We want the best for our pets, so we might want to give them a multi-vitamin “just in case.” Here’s what I told a reader about whether or not that’s a good idea.
Q: I want to make sure my pet has the best nutrition. Should I give him a multivitamin?
A: If your dog or cat is already eating a complete and balanced diet — it will say on the bag or can if it is — a multivitamin isn’t necessary. It can even throw off your pet’s nutritional balance. But there are times when a dog or cat can benefit from one, and I asked Joe Bartges, DVM, DACVIM (Nutrition), a board-certified veterinary nutritionist at the University of Georgia, to weigh in on when one might be helpful.
One time is when a pet is eating a homemade diet, he says. Those multivitamins can be recommended by a veterinary nutritionist after evaluating what your pet is eating.
And sometimes vitamin and mineral supplementation can help in treating a disease: “For example, (give) vitamin B12 — cobalamin — with gastrointestinal disease; vitamin D3 — calcitriol — with chronic kidney disease; (and) potassium in cats with low blood potassium due to chronic kidney disease,” he says.
Don’t give pets your own vitamins. The amounts of vitamins and minerals they contain aren’t appropriate for pets — and can even be toxic. “For example, vitamin D content in some human vitamins is high due to osteoporosis, and this could result in overdosing, depending on the vitamin D content in the pet’s diet,” Dr. Bartges says.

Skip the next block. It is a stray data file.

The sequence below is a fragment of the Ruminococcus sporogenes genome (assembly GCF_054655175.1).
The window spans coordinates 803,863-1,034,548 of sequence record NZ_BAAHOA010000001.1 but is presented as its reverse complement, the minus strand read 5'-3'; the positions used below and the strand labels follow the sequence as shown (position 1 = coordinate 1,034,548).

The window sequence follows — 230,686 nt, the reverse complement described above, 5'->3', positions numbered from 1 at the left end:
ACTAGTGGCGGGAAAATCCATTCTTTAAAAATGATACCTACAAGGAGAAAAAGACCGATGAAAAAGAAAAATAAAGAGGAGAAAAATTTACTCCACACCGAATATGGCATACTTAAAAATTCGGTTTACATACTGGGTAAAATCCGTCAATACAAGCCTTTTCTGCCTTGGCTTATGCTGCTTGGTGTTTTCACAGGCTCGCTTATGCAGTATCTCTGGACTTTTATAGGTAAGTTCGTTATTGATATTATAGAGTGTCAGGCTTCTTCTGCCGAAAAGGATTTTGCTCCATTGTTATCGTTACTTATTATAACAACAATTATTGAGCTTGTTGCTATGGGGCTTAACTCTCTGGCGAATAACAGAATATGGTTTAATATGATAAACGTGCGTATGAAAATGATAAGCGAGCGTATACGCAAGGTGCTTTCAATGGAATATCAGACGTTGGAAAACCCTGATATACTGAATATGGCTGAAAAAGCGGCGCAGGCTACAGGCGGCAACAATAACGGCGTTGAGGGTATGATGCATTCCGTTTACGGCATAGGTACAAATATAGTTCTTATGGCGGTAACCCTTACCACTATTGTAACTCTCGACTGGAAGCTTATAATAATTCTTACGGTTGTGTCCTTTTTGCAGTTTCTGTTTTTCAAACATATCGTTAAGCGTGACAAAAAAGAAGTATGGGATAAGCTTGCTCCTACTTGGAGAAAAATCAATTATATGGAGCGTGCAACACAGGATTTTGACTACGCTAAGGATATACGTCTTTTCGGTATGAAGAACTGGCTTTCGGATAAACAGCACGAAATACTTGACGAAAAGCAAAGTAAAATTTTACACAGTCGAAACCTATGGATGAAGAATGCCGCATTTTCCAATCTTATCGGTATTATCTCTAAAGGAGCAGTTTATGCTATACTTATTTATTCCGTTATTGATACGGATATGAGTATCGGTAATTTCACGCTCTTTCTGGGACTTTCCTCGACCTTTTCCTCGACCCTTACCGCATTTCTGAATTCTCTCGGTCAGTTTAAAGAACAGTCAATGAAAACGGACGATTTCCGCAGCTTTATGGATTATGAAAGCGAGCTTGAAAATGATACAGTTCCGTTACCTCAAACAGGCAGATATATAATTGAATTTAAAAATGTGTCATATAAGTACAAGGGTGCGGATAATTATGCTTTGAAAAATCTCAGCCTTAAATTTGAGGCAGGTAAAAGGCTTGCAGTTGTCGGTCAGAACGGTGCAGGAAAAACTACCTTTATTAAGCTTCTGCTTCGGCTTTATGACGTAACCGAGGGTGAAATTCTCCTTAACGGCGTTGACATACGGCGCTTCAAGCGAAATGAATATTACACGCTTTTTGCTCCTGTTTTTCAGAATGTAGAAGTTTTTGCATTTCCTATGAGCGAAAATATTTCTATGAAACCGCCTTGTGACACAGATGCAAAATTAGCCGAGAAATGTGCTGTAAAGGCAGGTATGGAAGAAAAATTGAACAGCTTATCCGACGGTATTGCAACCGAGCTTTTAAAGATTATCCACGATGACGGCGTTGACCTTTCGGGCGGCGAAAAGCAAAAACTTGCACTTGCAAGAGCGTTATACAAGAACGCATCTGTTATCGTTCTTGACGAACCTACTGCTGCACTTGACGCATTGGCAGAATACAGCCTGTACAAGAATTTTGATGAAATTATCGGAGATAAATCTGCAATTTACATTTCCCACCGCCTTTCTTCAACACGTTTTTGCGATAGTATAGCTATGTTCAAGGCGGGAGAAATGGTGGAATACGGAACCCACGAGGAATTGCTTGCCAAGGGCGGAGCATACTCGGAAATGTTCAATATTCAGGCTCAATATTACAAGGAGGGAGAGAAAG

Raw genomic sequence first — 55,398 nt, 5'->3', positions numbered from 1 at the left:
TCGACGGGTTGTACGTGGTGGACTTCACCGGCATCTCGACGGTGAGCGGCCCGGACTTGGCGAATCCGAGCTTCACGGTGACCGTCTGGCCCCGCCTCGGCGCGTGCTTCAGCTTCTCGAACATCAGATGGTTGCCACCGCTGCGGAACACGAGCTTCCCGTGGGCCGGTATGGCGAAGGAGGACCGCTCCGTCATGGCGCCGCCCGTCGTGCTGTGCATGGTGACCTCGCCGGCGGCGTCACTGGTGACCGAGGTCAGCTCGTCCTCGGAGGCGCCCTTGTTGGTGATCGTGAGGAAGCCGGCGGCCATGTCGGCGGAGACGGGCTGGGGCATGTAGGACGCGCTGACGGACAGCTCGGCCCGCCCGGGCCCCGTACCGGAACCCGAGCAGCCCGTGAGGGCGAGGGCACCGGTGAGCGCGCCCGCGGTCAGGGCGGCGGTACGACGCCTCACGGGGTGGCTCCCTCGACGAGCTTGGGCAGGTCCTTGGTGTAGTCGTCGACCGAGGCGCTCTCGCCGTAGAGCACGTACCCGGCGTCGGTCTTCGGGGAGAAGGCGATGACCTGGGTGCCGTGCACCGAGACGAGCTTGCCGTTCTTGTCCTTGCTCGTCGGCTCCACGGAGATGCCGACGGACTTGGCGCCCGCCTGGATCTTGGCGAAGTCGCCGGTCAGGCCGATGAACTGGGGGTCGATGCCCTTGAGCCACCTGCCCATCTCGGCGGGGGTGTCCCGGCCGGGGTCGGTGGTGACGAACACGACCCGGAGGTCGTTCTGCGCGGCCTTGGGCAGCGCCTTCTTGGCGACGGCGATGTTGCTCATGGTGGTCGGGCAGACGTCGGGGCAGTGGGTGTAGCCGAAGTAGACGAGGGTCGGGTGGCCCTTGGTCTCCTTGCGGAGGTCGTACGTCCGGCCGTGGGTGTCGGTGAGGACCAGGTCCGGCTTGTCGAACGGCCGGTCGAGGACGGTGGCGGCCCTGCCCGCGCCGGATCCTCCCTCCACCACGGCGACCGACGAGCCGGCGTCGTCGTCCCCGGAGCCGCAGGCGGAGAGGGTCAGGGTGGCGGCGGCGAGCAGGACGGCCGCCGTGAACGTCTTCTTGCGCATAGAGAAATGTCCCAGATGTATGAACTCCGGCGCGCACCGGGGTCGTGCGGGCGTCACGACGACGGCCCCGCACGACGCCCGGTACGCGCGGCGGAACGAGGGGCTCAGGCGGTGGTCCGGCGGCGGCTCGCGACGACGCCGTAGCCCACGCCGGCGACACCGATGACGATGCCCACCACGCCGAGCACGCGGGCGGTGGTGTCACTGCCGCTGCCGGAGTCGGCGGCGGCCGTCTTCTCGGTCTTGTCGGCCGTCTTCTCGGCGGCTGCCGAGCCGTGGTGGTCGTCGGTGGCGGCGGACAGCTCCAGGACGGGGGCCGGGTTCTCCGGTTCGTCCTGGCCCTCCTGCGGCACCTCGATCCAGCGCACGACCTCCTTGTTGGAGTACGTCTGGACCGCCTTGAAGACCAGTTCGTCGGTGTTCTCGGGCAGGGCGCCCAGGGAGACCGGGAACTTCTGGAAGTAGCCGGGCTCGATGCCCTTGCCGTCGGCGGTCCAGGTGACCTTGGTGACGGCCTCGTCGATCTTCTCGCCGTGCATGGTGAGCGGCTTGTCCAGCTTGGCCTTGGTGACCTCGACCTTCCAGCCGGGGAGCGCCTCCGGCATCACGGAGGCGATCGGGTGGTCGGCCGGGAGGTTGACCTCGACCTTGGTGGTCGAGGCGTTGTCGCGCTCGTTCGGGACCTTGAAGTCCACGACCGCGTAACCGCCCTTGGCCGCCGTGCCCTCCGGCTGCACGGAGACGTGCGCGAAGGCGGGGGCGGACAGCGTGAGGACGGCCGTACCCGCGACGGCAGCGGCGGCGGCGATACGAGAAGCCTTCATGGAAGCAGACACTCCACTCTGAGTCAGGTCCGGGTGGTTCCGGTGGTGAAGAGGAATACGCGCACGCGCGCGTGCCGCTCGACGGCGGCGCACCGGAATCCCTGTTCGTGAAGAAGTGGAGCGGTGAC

Vitamins and minerals may be natural, but they’re not always harmless. And giving too much of anything can cause problems. “If someone gives too much calcium, particularly to a large or giant-breed dog who is consuming a reasonable amount of calcium in a good diet, this can lead to too much calcium intake, which has been shown to increase the risk of developmental orthopedic disease,” Dr. Bartges says.
There’s more in Pet Connection, the weekly nationally syndicated pet feature I co-write with Kim Campbell Thornton and my daughter, trainer Mikkel Becker.